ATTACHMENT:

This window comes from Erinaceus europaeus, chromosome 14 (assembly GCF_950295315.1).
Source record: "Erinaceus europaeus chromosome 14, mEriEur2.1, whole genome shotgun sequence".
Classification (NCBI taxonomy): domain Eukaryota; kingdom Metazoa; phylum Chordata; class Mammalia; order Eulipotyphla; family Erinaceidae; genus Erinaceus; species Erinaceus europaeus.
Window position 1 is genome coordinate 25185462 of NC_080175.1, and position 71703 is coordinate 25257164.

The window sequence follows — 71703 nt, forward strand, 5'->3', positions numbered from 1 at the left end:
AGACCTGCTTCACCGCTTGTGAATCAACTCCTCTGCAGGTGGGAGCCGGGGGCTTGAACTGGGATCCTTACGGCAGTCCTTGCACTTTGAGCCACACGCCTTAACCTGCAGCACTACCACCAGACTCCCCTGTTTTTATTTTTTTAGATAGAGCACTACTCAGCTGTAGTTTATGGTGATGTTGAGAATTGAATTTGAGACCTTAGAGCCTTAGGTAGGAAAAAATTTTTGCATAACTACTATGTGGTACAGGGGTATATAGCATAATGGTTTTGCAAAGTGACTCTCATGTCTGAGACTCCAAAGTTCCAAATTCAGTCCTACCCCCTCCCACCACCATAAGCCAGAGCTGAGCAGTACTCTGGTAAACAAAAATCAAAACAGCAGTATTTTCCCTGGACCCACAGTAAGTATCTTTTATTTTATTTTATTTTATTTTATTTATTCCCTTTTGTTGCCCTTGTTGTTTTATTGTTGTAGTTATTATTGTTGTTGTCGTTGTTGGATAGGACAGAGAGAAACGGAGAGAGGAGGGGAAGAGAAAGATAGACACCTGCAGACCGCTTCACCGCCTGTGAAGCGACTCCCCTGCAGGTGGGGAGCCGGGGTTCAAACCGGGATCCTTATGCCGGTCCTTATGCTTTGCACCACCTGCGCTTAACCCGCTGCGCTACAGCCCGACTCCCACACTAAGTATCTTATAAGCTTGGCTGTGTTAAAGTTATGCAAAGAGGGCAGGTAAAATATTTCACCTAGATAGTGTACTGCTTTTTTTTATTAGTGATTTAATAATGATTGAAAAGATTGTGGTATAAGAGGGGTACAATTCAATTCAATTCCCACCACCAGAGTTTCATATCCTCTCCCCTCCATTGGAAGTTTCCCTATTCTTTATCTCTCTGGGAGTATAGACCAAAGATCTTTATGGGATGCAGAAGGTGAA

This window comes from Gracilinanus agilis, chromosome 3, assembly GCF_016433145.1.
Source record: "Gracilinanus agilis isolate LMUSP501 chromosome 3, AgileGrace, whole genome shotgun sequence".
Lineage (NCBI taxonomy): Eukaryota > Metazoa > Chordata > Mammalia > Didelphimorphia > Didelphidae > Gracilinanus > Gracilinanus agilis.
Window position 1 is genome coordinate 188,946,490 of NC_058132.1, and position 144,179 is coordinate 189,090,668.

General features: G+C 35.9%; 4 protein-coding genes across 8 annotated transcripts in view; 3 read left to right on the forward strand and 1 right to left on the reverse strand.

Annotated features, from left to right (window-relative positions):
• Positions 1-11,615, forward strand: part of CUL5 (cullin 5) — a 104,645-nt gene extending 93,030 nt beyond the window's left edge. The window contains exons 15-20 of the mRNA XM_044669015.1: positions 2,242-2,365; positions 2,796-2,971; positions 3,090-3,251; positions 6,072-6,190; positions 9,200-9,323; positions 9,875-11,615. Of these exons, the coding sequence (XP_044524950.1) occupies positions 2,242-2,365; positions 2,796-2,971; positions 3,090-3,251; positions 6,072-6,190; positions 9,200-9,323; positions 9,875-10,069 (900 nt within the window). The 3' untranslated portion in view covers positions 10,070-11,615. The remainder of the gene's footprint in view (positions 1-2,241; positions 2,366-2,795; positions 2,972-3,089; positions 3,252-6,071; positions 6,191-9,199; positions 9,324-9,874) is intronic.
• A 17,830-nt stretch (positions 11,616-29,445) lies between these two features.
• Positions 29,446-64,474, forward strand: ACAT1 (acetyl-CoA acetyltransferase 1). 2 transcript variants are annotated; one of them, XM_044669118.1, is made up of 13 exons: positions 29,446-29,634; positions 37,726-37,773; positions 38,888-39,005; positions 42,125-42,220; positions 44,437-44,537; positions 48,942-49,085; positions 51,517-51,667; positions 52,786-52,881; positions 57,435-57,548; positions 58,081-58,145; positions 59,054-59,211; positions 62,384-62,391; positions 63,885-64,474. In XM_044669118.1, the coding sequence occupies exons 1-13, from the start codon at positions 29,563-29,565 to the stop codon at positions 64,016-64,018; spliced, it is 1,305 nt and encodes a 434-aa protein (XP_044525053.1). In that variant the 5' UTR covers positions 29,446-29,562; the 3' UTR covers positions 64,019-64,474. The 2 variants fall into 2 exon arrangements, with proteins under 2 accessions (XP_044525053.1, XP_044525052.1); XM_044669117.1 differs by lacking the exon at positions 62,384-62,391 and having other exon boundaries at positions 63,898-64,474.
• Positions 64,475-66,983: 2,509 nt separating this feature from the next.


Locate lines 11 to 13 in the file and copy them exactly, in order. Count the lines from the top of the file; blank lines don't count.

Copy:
General features: G+C 35.9%; 4 protein-coding genes across 8 annotated transcripts in view; 3 read left to right on the forward strand and 1 right to left on the reverse strand.

Annotated features, from left to right (window-relative positions):
• Positions 1-11,615, forward strand: part of CUL5 (cullin 5) — a 104,645-nt gene extending 93,030 nt beyond the window's left edge. The window contains exons 15-20 of the mRNA XM_044669015.1: positions 2,242-2,365; positions 2,796-2,971; positions 3,090-3,251; positions 6,072-6,190; positions 9,200-9,323; positions 9,875-11,615. Of these exons, the coding sequence (XP_044524950.1) occupies positions 2,242-2,365; positions 2,796-2,971; positions 3,090-3,251; positions 6,072-6,190; positions 9,200-9,323; positions 9,875-10,069 (900 nt within the window). The 3' untranslated portion in view covers positions 10,070-11,615. The remainder of the gene's footprint in view (positions 1-2,241; positions 2,366-2,795; positions 2,972-3,089; positions 3,252-6,071; positions 6,191-9,199; positions 9,324-9,874) is intronic.